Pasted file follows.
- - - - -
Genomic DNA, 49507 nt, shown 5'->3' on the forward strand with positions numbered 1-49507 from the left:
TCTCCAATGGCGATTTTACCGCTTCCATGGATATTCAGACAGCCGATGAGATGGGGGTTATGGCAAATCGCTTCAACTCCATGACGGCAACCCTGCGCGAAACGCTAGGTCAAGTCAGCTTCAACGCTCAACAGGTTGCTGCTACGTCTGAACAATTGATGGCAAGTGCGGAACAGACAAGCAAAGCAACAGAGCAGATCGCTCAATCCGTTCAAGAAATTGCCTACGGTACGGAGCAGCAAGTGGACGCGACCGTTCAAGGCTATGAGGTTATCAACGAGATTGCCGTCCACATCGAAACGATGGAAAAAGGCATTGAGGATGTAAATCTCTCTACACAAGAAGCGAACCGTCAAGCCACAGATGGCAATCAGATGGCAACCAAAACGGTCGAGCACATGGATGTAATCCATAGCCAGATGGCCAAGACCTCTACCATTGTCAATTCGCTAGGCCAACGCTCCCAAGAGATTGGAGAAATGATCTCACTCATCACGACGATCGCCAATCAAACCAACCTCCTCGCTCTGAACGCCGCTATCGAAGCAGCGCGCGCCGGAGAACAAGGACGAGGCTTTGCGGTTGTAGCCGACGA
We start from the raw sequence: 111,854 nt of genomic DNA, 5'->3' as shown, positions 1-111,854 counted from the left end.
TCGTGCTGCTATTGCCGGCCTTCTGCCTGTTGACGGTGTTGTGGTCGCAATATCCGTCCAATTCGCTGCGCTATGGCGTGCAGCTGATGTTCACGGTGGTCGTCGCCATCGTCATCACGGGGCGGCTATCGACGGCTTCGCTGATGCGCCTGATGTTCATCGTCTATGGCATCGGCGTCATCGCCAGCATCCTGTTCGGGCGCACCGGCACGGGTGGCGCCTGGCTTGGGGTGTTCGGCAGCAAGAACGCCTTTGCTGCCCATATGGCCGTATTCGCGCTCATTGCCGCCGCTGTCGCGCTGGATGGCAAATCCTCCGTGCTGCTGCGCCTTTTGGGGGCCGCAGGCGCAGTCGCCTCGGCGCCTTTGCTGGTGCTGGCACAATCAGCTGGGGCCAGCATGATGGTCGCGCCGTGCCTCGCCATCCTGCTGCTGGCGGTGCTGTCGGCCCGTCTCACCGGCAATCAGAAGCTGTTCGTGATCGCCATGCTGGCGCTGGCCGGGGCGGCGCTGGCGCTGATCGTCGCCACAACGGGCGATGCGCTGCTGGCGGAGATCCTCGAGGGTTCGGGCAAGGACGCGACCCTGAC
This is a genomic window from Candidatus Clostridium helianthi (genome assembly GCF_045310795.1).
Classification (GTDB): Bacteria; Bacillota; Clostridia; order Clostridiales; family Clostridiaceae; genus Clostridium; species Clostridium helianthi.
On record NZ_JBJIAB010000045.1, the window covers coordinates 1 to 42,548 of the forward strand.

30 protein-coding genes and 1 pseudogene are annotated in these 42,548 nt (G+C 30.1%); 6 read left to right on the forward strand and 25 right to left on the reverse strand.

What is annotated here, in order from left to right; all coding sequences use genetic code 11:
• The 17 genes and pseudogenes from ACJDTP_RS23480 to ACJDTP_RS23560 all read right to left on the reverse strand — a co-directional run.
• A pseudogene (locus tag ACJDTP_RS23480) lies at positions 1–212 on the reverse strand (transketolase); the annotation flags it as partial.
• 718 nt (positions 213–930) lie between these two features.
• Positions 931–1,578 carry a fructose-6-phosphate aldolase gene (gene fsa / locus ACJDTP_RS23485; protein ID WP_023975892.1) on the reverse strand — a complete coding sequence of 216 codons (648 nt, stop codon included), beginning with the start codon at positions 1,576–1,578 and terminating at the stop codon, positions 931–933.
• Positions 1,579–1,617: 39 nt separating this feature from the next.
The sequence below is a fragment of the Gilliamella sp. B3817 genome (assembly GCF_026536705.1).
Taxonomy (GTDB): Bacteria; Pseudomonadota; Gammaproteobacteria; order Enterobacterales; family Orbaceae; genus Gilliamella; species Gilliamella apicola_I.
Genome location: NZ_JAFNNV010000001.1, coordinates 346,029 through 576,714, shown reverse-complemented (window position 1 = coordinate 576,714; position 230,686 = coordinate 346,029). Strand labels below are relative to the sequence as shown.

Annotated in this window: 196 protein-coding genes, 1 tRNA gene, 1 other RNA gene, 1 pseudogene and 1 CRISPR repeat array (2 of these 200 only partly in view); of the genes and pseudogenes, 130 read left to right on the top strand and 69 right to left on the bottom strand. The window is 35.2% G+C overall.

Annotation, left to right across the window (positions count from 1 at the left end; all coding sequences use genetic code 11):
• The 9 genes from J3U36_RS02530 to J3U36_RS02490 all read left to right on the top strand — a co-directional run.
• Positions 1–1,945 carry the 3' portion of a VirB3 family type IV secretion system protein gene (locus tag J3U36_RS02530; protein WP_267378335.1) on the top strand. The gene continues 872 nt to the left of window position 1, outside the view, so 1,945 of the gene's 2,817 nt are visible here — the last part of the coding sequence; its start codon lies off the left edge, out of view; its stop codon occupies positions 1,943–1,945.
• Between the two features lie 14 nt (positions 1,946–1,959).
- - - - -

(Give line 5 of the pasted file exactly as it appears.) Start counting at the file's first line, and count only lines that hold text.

This is a genomic window from Candidatus Clostridium helianthi (genome assembly GCF_045310795.1).